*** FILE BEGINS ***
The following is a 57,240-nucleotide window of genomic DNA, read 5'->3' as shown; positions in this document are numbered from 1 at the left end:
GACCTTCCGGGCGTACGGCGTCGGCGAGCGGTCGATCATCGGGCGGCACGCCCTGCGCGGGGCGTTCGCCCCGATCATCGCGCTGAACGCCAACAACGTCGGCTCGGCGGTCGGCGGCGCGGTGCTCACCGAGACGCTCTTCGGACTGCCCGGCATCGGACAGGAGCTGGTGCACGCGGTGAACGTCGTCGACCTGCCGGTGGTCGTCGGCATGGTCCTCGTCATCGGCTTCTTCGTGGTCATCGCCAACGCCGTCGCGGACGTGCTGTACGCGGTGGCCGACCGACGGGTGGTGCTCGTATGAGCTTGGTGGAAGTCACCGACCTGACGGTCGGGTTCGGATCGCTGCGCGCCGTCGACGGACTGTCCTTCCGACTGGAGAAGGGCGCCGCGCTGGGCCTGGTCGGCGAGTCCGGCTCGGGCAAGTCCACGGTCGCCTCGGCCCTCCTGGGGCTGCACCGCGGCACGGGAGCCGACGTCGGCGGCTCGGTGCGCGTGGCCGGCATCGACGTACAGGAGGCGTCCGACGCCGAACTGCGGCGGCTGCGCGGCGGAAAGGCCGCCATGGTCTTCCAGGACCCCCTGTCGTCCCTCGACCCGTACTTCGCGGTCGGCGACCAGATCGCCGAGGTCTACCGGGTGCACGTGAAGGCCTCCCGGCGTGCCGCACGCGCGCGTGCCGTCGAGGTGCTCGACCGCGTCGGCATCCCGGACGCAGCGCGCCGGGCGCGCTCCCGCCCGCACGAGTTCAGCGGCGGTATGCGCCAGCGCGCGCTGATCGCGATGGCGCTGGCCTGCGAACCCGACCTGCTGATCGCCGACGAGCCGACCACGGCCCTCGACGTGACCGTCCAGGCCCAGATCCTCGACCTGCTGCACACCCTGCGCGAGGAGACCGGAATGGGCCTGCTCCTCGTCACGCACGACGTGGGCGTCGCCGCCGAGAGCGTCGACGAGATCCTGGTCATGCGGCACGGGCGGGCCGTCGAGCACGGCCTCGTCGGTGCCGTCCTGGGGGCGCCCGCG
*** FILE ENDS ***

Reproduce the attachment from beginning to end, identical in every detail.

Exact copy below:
The following is a 57,240-nucleotide window of genomic DNA, read 5'->3' as shown; positions in this document are numbered from 1 at the left end:
GACCTTCCGGGCGTACGGCGTCGGCGAGCGGTCGATCATCGGGCGGCACGCCCTGCGCGGGGCGTTCGCCCCGATCATCGCGCTGAACGCCAACAACGTCGGCTCGGCGGTCGGCGGCGCGGTGCTCACCGAGACGCTCTTCGGACTGCCCGGCATCGGACAGGAGCTGGTGCACGCGGTGAACGTCGTCGACCTGCCGGTGGTCGTCGGCATGGTCCTCGTCATCGGCTTCTTCGTGGTCATCGCCAACGCCGTCGCGGACGTGCTGTACGCGGTGGCCGACCGACGGGTGGTGCTCGTATGAGCTTGGTGGAAGTCACCGACCTGACGGTCGGGTTCGGATCGCTGCGCGCCGTCGACGGACTGTCCTTCCGACTGGAGAAGGGCGCCGCGCTGGGCCTGGTCGGCGAGTCCGGCTCGGGCAAGTCCACGGTCGCCTCGGCCCTCCTGGGGCTGCACCGCGGCACGGGAGCCGACGTCGGCGGCTCGGTGCGCGTGGCCGGCATCGACGTACAGGAGGCGTCCGACGCCGAACTGCGGCGGCTGCGCGGCGGAAAGGCCGCCATGGTCTTCCAGGACCCCCTGTCGTCCCTCGACCCGTACTTCGCGGTCGGCGACCAGATCGCCGAGGTCTACCGGGTGCACGTGAAGGCCTCCCGGCGTGCCGCACGCGCGCGTGCCGTCGAGGTGCTCGACCGCGTCGGCATCCCGGACGCAGCGCGCCGGGCGCGCTCCCGCCCGCACGAGTTCAGCGGCGGTATGCGCCAGCGCGCGCTGATCGCGATGGCGCTGGCCTGCGAACCCGACCTGCTGATCGCCGACGAGCCGACCACGGCCCTCGACGTGACCGTCCAGGCCCAGATCCTCGACCTGCTGCACACCCTGCGCGAGGAGACCGGAATGGGCCTGCTCCTCGTCACGCACGACGTGGGCGTCGCCGCCGAGAGCGTCGACGAGATCCTGGTCATGCGGCACGGGCGGGCCGTCGAGCACGGCCTCGTCGGTGCCGTCCTGGGGGCGCCCGCG